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Question of the Day
CHICAGO (AP) — Rod Blagojevich is an insecure man who talks a lot, but he is not a criminal, his defense attorney told jurors Tuesday during closing arguments at the ousted Illinois governor’s corruption trial.
Sam Adam Jr. told jurors that he did not call Mr. Blagojevich to testify, as he had promised at the beginning of the trial, because the government did not prove its case. He called the governor’s silence the “elephant in the room.”
“I thought he’d sit right up here,” Mr. Adam said, shouting and pointing at the empty witness chair. “I promised he’d testify. We were wrong. Blame me.”
“I had no idea that in two and a half months of trial that they’d prove nothing,” he told jurors.
Mr. Adam, known for his theatrical style, dismissed prosecution claims that Mr. Blagojevich tried to sell or trade the nomination to President Obama’s former Senate seat, saying, “That man wasn’t selling any seat.” He said jurors knew that after listening to hours of FBI wiretap tapes played by prosecutors during the trial.
“You heard the tapes, and you heard Rod on the tapes,” he said. “You can infer what was in Rod’s mind on the tapes. You can infer from those tapes whether he’s trying to extort the president of the United States. We heard tape after tape of just talking… . If you put Joan and Melissa Rivers in a room, you wouldn’t hear that much talk. That’s how he is.”
Mr. Adam, living up to his reputation, was delivering a highly emotional and thunderous closing. After saying in a whisper that the prosecution’s closing was impressive, he swiftly changed his tone — shouting and pointing to different jurors.
“They want you, you and you to convict him,” he yelled, moving along the jury box and gesturing.
Jurors seemed transfixed, sometimes laughing.
“It’s beginning to look more like a show,” Judge James B. Zagel admonished Mr. Adam at one point.
“He’s got absolute horrible judgment on people, and that’s this case, and they want you to find him guilty of these horrible crimes because of that,” he said.
“Tell me one state contract tied to fundraising?” he asked. “Did they bring one state contract based on fundraising? Just one? No.”
Mr. Adam was warned by Judge Zagel that he would be stopped if he tells jurors about witnesses the prosecution did not call. The judge said it’s improper for the defense to imply that those people — including convicted political fixer Tony Rezko — would have helped Mr. Blagojevich’s case.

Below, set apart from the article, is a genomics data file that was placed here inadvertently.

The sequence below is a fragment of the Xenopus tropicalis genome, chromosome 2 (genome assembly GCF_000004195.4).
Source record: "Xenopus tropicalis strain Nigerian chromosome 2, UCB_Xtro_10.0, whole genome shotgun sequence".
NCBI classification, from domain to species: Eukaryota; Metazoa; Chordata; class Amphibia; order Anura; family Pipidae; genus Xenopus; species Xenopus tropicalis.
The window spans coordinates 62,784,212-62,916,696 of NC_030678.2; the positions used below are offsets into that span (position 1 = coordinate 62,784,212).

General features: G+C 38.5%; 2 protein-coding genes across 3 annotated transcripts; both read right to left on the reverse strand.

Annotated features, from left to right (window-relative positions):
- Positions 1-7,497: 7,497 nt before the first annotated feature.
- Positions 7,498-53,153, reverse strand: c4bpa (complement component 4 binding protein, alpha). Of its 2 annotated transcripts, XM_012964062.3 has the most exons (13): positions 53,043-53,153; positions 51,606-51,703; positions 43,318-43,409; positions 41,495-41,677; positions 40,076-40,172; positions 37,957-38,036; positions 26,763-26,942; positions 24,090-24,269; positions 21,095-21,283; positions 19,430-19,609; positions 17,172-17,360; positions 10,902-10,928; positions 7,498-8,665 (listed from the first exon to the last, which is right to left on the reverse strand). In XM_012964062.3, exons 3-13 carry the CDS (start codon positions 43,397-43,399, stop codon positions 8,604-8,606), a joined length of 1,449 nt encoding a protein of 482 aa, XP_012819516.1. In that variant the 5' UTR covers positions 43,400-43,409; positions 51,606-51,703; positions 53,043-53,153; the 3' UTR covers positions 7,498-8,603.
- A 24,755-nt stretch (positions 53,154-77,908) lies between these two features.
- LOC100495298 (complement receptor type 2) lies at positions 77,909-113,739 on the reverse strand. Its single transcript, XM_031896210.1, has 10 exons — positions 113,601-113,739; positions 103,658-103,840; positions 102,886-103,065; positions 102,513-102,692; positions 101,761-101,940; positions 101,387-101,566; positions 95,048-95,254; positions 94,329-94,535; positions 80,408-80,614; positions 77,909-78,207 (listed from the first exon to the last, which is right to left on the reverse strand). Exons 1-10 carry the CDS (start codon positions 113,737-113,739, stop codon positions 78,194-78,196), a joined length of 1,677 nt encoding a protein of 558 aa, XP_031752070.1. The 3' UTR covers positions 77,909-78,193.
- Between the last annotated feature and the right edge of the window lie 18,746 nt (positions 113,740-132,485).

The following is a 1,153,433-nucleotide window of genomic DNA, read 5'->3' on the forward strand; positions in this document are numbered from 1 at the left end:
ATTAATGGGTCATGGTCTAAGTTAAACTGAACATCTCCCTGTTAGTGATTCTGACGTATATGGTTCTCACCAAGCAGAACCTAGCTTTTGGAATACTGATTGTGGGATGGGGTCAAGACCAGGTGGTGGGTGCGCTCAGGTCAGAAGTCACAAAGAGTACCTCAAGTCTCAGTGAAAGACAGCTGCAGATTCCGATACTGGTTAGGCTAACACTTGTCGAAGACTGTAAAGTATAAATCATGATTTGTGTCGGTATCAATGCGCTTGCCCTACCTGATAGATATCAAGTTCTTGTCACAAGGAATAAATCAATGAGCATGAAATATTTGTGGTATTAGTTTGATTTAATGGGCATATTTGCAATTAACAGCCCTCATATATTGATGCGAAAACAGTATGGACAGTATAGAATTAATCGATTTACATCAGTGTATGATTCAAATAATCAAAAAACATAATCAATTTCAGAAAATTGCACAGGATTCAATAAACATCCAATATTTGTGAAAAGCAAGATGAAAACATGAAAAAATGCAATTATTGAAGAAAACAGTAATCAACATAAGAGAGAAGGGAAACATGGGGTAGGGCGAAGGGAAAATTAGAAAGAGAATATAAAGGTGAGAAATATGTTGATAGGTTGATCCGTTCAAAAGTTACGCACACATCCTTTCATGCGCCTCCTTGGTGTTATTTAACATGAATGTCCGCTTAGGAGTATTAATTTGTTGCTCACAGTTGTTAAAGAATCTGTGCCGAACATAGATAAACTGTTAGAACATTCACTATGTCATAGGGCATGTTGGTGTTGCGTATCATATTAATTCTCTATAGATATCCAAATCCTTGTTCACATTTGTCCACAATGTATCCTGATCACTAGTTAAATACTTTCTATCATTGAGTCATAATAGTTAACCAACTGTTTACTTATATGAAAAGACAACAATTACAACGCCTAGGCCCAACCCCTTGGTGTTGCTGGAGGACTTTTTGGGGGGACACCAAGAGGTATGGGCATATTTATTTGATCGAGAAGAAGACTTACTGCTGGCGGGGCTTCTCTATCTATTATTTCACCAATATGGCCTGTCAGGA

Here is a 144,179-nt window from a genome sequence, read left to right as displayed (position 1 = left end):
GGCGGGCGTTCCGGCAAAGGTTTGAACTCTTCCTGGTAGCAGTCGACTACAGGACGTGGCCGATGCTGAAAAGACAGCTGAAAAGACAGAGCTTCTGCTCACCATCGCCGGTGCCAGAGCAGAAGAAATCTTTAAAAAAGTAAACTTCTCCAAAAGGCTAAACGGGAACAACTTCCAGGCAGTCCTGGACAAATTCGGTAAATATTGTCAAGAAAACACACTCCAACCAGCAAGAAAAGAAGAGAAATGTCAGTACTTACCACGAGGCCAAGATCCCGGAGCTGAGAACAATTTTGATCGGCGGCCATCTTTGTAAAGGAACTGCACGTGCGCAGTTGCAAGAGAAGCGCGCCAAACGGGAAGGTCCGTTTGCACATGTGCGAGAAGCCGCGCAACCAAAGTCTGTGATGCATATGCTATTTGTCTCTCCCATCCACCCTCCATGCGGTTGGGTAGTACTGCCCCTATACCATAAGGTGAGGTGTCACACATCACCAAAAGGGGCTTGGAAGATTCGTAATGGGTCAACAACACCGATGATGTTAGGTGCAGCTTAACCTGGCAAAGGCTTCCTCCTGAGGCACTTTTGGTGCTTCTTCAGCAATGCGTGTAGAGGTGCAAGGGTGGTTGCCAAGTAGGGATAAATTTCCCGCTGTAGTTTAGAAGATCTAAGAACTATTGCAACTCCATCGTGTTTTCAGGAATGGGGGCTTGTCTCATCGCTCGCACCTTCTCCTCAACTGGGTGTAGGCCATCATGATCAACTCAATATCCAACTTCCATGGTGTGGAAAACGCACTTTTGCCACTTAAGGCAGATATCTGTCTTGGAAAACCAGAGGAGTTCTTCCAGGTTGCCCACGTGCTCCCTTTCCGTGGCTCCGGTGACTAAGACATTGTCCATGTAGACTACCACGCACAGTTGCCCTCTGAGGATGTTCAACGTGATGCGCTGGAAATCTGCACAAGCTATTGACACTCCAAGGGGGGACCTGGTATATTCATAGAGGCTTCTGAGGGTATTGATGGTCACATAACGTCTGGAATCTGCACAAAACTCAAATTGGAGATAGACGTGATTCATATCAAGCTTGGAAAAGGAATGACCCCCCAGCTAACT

Mr. Adam said Monday he was willing to go to jail rather than follow the order; Judge Zagel said he doesn’t expect that to happen.
Mr. Blagojevich, 53, has pleaded not guilty to 24 counts, including trying to sell or trade an appointment to Mr. Obama’s vacated Senate seat for a Cabinet post, private job or campaign cash. His brother, Nashville, Tenn., businessman Robert Blagojevich, 54, also has pleaded not guilty to taking part in that alleged scheme.
In the prosecution’s closing argument Monday, Assistant U.S. Attorney Chris Niewoehner methodically laid out the government’s allegations of how Mr. Blagojevich tried to “shake down” everyone from a racetrack owner to a children’s hospital executive to Mr. Obama. He opened his remarks by repeating the most famous phrase of the seven-week trial, a quote that will be forever associated with Mr. Blagojevich.
But in a pre-emptive shot at the expected arguments from Mr. Blagojevich’s defense, Mr. Niewoehner also told jurors that Mr. Blagojevich need not have made money or gotten a high-profile job in order for his alleged schemes to be illegal.
“You don’t have to be a successful criminal to be a criminal,” he said.
Robert Blagojevich’s attorney, Michael Ettinger, said in his closing argument that jurors never heard any testimony linking his client’s fundraising to demands for anything in exchange.
“Raising campaign funds is not illegal. It is not against the law,” he said.
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